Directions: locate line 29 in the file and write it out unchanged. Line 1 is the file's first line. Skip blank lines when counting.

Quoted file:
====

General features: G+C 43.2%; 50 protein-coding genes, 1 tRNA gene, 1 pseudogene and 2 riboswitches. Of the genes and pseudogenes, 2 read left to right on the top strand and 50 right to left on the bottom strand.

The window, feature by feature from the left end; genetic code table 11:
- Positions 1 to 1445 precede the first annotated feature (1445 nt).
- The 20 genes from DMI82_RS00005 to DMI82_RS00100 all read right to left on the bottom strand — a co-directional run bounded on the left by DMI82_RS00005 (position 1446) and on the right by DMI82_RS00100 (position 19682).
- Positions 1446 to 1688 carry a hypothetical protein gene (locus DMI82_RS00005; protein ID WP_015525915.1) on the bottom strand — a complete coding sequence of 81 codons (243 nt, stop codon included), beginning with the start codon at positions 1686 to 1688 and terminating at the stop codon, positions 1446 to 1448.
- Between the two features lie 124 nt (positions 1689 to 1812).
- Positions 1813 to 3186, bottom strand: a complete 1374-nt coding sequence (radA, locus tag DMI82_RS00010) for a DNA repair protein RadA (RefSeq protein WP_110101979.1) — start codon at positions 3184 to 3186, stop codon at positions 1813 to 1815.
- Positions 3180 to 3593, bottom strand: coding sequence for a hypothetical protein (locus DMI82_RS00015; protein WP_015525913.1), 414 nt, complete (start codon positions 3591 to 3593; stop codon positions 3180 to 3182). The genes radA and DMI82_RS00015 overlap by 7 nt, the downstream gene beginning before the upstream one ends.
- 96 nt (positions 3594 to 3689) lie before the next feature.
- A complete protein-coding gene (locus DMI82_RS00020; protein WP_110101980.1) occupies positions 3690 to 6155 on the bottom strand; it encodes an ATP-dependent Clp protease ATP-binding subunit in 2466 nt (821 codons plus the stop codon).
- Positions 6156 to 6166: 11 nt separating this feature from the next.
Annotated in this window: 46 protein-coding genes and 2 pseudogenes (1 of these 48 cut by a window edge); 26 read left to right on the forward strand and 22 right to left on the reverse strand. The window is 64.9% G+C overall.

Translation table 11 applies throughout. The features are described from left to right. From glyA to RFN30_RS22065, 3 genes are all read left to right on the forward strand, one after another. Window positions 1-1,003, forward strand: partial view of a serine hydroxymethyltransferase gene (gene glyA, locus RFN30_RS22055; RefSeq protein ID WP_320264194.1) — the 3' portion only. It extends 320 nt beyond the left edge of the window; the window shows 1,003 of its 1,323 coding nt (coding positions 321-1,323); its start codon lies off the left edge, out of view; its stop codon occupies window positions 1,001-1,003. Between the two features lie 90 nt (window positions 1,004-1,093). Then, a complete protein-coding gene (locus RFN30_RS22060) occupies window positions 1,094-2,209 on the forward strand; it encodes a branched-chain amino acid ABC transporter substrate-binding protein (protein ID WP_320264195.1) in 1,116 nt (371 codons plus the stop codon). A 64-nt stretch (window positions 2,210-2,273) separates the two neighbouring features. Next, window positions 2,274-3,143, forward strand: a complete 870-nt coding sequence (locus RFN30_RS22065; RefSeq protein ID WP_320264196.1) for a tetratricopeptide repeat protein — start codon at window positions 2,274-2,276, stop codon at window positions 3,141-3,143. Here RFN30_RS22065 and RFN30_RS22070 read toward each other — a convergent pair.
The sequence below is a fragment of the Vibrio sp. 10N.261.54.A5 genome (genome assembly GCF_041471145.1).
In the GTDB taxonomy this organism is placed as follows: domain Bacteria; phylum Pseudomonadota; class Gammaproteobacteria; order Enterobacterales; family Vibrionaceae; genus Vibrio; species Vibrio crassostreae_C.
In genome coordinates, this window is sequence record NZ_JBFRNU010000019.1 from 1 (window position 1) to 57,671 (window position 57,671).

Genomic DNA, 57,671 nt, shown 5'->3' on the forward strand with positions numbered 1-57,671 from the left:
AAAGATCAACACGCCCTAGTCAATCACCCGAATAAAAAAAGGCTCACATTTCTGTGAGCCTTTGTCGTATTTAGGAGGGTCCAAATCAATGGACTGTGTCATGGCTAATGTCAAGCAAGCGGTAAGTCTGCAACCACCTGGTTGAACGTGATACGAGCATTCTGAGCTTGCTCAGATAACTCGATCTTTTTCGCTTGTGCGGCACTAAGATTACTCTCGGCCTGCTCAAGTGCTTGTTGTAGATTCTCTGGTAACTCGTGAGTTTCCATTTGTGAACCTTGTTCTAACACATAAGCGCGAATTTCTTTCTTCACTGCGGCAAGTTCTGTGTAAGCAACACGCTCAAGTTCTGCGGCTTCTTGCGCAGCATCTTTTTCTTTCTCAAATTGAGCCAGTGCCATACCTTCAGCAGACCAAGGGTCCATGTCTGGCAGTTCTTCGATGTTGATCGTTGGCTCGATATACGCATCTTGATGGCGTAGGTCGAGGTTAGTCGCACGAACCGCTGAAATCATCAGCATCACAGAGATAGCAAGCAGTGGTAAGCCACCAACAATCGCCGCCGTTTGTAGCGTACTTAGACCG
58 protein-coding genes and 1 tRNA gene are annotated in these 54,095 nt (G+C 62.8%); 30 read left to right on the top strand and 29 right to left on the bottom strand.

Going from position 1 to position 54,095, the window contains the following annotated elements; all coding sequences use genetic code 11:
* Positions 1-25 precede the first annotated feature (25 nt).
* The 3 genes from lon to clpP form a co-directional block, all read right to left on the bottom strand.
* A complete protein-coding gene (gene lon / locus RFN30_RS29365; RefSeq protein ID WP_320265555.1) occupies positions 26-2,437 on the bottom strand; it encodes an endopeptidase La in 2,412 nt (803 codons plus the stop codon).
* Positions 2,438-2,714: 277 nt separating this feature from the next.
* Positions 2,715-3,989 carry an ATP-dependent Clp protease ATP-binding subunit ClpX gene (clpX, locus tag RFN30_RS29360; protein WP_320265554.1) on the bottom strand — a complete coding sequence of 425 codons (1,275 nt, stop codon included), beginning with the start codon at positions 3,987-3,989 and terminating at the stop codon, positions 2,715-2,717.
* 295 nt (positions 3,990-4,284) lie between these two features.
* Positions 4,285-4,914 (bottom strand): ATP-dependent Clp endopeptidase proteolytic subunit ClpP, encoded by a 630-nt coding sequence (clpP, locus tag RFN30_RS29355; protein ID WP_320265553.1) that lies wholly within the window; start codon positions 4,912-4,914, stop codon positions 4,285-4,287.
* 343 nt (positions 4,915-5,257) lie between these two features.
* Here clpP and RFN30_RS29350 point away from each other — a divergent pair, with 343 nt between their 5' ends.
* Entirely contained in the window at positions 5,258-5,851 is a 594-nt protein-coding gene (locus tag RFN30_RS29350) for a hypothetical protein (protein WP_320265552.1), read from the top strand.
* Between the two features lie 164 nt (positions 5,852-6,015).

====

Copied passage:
* Here clpP and RFN30_RS29350 point away from each other — a divergent pair, with 343 nt between their 5' ends.